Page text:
Resident deaths due to 'widespread system failures,' Hollywood Hills tells Congress

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The House committee tasked with investigating the deaths of 14 nursing home residents following Hurricane Irma should “resist the urge to vilify or demonize” staff of the facility, an attorney representing the provider said in a recent letter.

Florida has made “no serious effort” to study nursing home death rates before, during and after the storm, attorney Geoffrey D. Smith noted, and a final death toll likely won't be available until January 2019.

Responding to a request for information from The Rehabilitation Center at Hollywood Hills in Hollywood, FL, Smith told the House Committee on Energy and Commerce on Friday that the facility wasn't the only one in the state left without power or a functioning air conditioning system in the days after Irma.

Some of these facilities lacked power longer than Hollywood Hills did but did not evacuate, Smith noted, making it possible that other residents may have died or been sent to the hospital due to hurricane-related conditions.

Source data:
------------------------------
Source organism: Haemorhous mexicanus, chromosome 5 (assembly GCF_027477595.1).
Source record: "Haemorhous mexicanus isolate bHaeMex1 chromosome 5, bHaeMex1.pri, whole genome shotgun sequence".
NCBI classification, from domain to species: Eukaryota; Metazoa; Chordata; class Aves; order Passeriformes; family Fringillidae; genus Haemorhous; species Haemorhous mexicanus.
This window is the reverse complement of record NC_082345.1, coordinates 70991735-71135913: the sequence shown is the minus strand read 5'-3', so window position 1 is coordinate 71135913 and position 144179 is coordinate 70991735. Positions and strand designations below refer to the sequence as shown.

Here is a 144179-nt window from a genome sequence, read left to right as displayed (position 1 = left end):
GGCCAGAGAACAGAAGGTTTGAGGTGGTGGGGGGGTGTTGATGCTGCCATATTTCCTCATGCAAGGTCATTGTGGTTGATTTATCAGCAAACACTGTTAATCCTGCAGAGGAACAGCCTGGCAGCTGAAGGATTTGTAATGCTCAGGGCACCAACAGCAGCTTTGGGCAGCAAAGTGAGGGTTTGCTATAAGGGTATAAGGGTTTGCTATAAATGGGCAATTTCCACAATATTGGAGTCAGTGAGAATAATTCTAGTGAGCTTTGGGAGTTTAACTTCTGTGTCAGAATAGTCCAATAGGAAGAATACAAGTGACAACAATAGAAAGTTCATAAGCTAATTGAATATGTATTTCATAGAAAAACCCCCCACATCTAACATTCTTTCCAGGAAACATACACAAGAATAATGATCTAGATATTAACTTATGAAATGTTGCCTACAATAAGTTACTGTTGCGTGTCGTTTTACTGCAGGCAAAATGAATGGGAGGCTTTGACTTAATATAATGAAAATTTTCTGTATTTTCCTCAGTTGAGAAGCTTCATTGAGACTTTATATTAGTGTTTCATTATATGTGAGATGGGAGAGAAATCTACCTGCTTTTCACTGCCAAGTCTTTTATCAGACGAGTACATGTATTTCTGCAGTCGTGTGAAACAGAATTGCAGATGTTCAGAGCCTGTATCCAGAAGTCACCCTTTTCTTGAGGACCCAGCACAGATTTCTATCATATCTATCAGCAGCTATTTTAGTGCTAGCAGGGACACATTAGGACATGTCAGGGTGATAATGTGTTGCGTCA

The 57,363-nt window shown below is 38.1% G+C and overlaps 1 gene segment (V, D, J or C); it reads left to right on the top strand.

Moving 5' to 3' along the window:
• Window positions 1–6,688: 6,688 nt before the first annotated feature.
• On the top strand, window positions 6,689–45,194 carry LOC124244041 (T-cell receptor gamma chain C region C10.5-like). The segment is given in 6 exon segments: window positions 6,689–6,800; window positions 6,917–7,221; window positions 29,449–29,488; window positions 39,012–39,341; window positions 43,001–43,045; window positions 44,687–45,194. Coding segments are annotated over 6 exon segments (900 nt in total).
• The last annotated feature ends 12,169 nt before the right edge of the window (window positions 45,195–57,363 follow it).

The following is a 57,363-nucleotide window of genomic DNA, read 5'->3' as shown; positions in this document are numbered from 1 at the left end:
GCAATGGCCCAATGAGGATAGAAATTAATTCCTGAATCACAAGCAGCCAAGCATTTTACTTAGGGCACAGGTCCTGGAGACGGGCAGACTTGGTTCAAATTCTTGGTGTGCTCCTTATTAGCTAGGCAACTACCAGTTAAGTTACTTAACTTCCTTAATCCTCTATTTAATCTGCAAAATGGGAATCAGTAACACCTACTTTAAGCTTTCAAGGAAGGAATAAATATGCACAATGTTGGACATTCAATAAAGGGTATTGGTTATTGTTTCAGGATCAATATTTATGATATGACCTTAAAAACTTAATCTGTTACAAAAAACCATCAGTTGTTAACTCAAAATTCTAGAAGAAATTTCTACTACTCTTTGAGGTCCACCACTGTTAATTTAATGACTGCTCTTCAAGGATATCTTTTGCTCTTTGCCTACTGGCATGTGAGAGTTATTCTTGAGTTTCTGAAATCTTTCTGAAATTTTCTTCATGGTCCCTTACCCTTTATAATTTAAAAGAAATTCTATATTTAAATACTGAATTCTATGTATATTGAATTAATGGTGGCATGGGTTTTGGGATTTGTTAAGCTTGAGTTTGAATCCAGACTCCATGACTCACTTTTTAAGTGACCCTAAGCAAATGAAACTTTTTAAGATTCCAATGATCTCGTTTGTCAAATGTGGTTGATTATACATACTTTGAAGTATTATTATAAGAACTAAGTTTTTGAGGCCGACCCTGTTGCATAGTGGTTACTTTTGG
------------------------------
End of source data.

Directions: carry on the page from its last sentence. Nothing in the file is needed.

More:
“Please note that this information is not offered to point fingers at any other facility attempting to deal with the aftermath of Hurricane Irma, but instead is offered to show that there were widespread system failures that occurred,” Smith said.

The letter also outlined state-level issues, such as a lack of communication or policy making power restoration at long-term care facilities a priority, as a factor in the chaos that followed the storm. Smith also slammed suggestions from Florida health officials and politicians that the facility should have evacuated to the hospital across the street as “simply wrong,” since nursing homes are not authorized to evacuate all of their residents to the hospital in the event of a power outage.

“While it is very easy to vilify and demonize a ‘facility' for failures during a natural disaster, it is incumbent on elected officials and policy makers to look carefully at all the factors, identify the system failures, as well as any individual failures, and to develop appropriate public policy,” Smith wrote.

A Centers for Medicare & Medicaid Services official testified as part of the committee's investigation last month, calling Hollywood Hills' handling of Hurricane Irma and its aftermath “a complete management failure.”